Private mortgage insurance (PMI) is an insurance policy that protects lenders from the risk of default and foreclosure. Generally, if you need financing to buy a home and make a down payment of less than 20% of its cost, your lender will probably require you to buy insurance from a PMI company prior to signing off on the loan. Although it costs extra, PMI allows buyers who cannot make a significant down payment (or those who choose not to) to obtain financing at affordable rates.
6 Reasons To Avoid Private Mortgage Insurance
How Not to Pay PMI
One way to avoid paying PMI is to make a down payment that is equal to at least one-fifth of the purchase price of the home; in mortgage-speak, the mortgage's loan-to-value (LTV) ratio is 80%. If your new home costs $180,000, for example, you would need to put down at least $36,000 to avoid paying PMI. While that's the simplest way to avoid PMI, a down payment that size may not be feasible.
In addition, if the value of your home has appreciated to an amount that drops your LTV below 80%, some banks will allow you to submit a request to cancel PMI. However, in this scenario it is likely that the bank would require a professional appraisal to accompany the request, the cost of which is assumed by the borrower.
Another option for qualified borrowers is a piggyback mortgage. In this situation, a second mortgage or home equity loan is taken out at the same time as the first mortgage. With an "80-10-10" piggyback mortgage, for example, 80% of the purchase price is covered by the first mortgage, 10% is covered by the second loan, and the final 10% is covered by your down payment. This lowers the loan-to-value (LTV) of the first mortgage to under 80%, eliminating the need for PMI. For example, if your new home costs $180,000, your first mortgage would be $144,000, the second mortgage would be $18,000, and your down payment would be $18,000.
A final option is lender-paid mortgage insurance (LMPI) where the cost of the PMI is included in the mortgage interest rate for the life of the loan. Therefore, you may end up paying more in interest over the life of the loan.
- Private mortgage insurance (PMI) is incurred if you need to finance more than 80% of the purchase price of a home.
- You can avoid PMI by simultaneously taking out a first and second mortgage on the home so that no one loan constitutes more than 80% of its cost.
- You can opt for lender-paid mortgage insurance (LMPI), though this often increases the interest rate on your mortgage.
- You can request the cancellation of PMI payments once you have built up at least a 20% equity stake in the home.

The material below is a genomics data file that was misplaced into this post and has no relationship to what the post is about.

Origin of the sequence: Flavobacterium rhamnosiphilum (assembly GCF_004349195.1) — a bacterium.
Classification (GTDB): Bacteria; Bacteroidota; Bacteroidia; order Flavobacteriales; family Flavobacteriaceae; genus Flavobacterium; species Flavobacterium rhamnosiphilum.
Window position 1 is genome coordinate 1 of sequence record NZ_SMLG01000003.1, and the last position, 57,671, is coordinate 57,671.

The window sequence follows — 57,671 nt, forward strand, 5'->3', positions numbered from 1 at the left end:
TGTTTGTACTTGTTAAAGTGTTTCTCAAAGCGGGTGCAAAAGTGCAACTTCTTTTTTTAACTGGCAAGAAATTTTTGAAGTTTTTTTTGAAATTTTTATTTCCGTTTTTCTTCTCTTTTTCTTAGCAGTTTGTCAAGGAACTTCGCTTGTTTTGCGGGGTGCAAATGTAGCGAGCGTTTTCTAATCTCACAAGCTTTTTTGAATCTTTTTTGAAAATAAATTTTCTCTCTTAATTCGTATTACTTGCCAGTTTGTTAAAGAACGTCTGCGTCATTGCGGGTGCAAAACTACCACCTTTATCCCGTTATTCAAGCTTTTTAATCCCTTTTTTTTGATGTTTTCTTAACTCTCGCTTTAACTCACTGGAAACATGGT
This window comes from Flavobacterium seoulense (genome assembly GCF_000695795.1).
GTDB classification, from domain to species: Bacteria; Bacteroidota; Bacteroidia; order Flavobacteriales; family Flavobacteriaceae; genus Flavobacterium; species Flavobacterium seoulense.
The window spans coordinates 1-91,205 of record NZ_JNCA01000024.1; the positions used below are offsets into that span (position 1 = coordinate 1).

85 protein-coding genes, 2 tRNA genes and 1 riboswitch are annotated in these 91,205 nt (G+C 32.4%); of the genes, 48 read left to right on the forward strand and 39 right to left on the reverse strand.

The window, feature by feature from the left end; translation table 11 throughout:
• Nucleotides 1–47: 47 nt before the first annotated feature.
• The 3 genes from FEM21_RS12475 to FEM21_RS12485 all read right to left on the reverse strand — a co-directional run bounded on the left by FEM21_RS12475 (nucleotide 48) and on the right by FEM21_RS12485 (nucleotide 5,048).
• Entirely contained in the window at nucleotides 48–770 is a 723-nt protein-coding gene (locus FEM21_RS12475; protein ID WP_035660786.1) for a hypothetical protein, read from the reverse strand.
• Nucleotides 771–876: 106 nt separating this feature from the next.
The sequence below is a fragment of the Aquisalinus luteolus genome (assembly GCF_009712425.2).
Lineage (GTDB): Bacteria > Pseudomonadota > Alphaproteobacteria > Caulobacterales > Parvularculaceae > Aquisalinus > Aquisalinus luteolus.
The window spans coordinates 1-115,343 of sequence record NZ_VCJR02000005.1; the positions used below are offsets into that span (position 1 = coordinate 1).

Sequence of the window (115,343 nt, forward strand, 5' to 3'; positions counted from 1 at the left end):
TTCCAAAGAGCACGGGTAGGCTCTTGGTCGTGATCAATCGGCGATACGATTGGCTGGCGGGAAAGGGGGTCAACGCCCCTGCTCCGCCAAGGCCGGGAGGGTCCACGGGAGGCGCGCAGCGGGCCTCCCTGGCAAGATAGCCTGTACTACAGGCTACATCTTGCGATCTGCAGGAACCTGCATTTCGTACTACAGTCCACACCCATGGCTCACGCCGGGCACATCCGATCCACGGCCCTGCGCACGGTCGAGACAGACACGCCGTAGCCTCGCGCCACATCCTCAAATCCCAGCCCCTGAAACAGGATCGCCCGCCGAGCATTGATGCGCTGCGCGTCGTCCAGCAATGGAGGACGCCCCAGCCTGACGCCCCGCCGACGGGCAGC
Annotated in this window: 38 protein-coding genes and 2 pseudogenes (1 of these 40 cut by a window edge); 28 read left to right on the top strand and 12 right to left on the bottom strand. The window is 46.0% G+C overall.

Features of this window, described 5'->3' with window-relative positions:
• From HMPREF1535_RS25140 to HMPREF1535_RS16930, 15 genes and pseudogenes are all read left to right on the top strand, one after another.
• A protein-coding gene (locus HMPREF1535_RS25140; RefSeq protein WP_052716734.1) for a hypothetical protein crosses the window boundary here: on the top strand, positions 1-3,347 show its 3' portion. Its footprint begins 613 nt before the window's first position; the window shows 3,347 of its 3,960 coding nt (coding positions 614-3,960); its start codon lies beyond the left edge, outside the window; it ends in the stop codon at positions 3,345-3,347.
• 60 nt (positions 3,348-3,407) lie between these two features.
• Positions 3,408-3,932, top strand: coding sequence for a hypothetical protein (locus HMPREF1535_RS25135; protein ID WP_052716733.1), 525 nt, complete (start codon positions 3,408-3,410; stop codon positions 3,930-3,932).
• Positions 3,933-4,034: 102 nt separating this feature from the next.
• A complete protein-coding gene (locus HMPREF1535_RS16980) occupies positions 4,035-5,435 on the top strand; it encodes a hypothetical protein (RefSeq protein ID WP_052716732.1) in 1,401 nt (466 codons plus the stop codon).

Ending PMI Early
Once you've had your mortgage for a few years, you may be able to get rid of PMI by refinancing—that is, replacing your current loan with a new one—though you’ll have to weigh the cost of refinancing against the costs of continuing to pay mortgage insurance premiums. You may also be able to ditch it early by prepaying your mortgage principal so that you have at least 20% equity (ownership) in your home. Once you have that amount of equity built up, you can request the lender cancel your PMI.
Assuming you stay current with your mortgage payments, PMI does eventually end in most cases. Once the mortgage's LTV ratio drops to 78%—meaning your down payment, plus the loan principal you’ve paid off, equals 22% of the home’s purchase price—the federal Homeowners Protection Act requires the lender to automatically cancel the insurance.
Scott Gaynor, CFP®, AIF®
KCS Wealth Advisory, LLC, Los Angeles, CA
Several ways exist to avoid PMI:
- Put 20% down on your home purchase
- Lender-paid mortgage insurance (LPMI)
- VA loan (for eligible military veterans)
- Some credit unions can waive PMI for qualified applicants
- Piggyback mortgages
- Physician loans
There are a few things to note about the above options.
With LPMI, the lender pays the PMI cost, but will most likely provide you with a higher mortgage rate. Also, LPMI does not get eliminated like PMI eventually does.
With a piggyback mortgage, buyers can use two loans instead of one (piggyback) to purchase a home. The first is a traditional mortgage loan. The second includes either a home equity line of credit or a standard home equity loan. The second loan covers the remaining amount to obtain the 20% down payment and usually has a higher rate.